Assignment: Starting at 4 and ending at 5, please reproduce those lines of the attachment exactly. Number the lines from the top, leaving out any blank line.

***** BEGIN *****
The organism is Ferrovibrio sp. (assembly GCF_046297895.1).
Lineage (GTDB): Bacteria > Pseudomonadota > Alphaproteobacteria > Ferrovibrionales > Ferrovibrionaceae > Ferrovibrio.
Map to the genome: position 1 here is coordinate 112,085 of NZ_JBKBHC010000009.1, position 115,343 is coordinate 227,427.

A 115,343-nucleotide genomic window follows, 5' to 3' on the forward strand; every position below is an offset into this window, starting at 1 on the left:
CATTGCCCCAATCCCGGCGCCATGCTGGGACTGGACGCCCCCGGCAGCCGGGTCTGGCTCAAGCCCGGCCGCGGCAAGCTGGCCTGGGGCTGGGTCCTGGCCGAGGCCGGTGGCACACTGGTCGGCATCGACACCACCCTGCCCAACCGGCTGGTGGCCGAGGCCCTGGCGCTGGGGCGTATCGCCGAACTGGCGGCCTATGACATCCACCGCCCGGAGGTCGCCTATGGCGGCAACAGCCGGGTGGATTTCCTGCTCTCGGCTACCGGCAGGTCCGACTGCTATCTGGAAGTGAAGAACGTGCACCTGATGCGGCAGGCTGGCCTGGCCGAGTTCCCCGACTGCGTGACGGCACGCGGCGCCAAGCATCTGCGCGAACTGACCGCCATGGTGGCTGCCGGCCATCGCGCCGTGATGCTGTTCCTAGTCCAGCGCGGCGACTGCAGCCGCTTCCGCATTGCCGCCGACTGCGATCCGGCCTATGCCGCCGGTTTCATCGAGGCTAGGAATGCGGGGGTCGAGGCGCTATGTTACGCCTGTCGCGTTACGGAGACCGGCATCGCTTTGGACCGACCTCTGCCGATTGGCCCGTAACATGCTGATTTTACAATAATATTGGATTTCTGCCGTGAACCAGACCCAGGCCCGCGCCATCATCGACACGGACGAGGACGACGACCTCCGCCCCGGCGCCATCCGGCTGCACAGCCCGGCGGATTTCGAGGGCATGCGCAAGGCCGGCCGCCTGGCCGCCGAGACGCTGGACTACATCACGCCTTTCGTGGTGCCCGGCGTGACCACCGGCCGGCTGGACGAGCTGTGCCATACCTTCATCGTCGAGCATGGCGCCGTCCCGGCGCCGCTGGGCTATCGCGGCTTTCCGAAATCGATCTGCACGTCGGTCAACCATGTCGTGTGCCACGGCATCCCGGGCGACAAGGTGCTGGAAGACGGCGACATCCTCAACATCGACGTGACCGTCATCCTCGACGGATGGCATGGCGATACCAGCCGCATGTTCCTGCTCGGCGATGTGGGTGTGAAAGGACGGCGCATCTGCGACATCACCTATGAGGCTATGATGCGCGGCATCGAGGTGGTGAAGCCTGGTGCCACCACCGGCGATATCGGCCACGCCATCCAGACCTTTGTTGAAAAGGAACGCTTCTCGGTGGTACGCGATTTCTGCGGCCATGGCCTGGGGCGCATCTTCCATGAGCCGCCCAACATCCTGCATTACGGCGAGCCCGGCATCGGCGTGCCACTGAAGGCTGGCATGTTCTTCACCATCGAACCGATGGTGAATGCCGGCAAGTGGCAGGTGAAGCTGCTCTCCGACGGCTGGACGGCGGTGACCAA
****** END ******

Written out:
A 115,343-nucleotide genomic window follows, 5' to 3' on the forward strand; every position below is an offset into this window, starting at 1 on the left:
CATTGCCCCAATCCCGGCGCCATGCTGGGACTGGACGCCCCCGGCAGCCGGGTCTGGCTCAAGCCCGGCCGCGGCAAGCTGGCCTGGGGCTGGGTCCTGGCCGAGGCCGGTGGCACACTGGTCGGCATCGACACCACCCTGCCCAACCGGCTGGTGGCCGAGGCCCTGGCGCTGGGGCGTATCGCCGAACTGGCGGCCTATGACATCCACCGCCCGGAGGTCGCCTATGGCGGCAACAGCCGGGTGGATTTCCTGCTCTCGGCTACCGGCAGGTCCGACTGCTATCTGGAAGTGAAGAACGTGCACCTGATGCGGCAGGCTGGCCTGGCCGAGTTCCCCGACTGCGTGACGGCACGCGGCGCCAAGCATCTGCGCGAACTGACCGCCATGGTGGCTGCCGGCCATCGCGCCGTGATGCTGTTCCTAGTCCAGCGCGGCGACTGCAGCCGCTTCCGCATTGCCGCCGACTGCGATCCGGCCTATGCCGCCGGTTTCATCGAGGCTAGGAATGCGGGGGTCGAGGCGCTATGTTACGCCTGTCGCGTTACGGAGACCGGCATCGCTTTGGACCGACCTCTGCCGATTGGCCCGTAACATGCTGATTTTACAATAATATTGGATTTCTGCCGTGAACCAGACCCAGGCCCGCGCCATCATCGACACGGACGAGGACGACGACCTCCGCCCCGGCGCCATCCGGCTGCACAGCCCGGCGGATTTCGAGGGCATGCGCAAGGCCGGCCGCCTGGCCGCCGAGACGCTGGACTACATCACGCCTTTCGTGGTGCCCGGCGTGACCACCGGCCGGCTGGACGAGCTGTGCCATACCTTCATCGTCGAGCATGGCGCCGTCCCGGCGCCGCTGGGCTATCGCGGCTTTCCGAAATCGATCTGCACGTCGGTCAACCATGTCGTGTGCCACGGCATCCCGGGCGACAAGGTGCTGGAAGACGGCGACATCCTCAACATCGACGTGACCGTCATCCTCGACGGATGGCATGGCGATACCAGCCGCATGTTCCTGCTCGGCGATGTGGGTGTGAAAGGACGGCGCATCTGCGACATCACCTATGAGGCTATGATGCGCGGCATCGAGGTGGTGAAGCCTGGTGCCACCACCGGCGATATCGGCCACGCCATCCAGACCTTTGTTGAAAAGGAACGCTTCTCGGTGGTACGCGATTTCTGCGGCCATGGCCTGGGGCGCATCTTCCATGAGCCGCCCAACATCCTGCATTACGGCGAGCCCGGCATCGGCGTGCCACTGAAGGCTGGCATGTTCTTCACCATCGAACCGATGGTGAATGCCGGCAAGTGGCAGGTGAAGCTGCTCTCCGACGGCTGGACGGCGGTGACCAA